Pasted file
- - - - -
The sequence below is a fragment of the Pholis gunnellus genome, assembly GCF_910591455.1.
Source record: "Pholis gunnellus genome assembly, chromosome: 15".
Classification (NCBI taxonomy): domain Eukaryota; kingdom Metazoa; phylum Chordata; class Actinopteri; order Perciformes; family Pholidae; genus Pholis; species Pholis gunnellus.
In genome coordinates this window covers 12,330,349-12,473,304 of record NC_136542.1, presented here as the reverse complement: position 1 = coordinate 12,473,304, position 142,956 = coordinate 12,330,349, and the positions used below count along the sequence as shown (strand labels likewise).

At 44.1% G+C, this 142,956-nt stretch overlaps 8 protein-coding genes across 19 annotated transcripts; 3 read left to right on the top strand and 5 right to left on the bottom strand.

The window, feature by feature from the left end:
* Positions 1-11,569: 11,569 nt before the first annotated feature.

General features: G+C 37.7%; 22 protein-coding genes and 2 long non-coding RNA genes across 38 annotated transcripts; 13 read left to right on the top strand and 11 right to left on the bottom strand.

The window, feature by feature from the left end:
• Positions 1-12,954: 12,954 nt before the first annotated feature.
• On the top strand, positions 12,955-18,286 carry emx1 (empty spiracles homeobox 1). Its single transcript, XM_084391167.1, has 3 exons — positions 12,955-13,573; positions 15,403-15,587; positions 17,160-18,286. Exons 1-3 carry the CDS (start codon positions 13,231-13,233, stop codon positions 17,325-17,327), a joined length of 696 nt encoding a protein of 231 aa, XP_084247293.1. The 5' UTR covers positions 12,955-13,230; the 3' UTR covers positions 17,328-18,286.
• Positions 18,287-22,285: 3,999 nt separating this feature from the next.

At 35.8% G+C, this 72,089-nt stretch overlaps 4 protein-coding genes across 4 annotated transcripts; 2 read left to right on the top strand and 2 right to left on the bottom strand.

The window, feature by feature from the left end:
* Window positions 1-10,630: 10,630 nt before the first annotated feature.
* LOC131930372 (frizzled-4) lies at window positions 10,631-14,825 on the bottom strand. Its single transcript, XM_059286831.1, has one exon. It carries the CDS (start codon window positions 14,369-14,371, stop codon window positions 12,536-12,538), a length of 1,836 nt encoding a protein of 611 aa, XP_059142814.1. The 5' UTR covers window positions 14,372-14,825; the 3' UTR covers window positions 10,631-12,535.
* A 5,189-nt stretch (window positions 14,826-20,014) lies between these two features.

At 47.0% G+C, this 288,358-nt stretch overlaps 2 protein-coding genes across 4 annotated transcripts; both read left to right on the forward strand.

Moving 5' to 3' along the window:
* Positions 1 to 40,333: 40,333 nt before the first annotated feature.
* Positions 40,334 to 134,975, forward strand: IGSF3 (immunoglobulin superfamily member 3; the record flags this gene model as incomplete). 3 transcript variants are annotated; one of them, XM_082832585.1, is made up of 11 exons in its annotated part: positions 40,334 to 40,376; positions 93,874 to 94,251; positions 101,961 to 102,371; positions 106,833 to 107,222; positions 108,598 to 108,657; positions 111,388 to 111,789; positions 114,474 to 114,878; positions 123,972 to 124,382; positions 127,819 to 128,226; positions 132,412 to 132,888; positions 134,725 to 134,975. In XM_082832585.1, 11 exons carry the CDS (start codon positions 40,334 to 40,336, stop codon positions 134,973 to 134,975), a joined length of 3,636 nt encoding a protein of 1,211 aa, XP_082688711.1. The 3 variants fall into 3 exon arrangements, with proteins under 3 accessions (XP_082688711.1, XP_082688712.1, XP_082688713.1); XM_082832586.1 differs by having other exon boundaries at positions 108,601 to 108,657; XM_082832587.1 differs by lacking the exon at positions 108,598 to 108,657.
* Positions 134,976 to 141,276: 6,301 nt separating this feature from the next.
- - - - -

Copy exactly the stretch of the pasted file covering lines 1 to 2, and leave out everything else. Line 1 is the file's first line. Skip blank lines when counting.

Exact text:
The sequence below is a fragment of the Pholis gunnellus genome, assembly GCF_910591455.1.
Source record: "Pholis gunnellus genome assembly, chromosome: 15".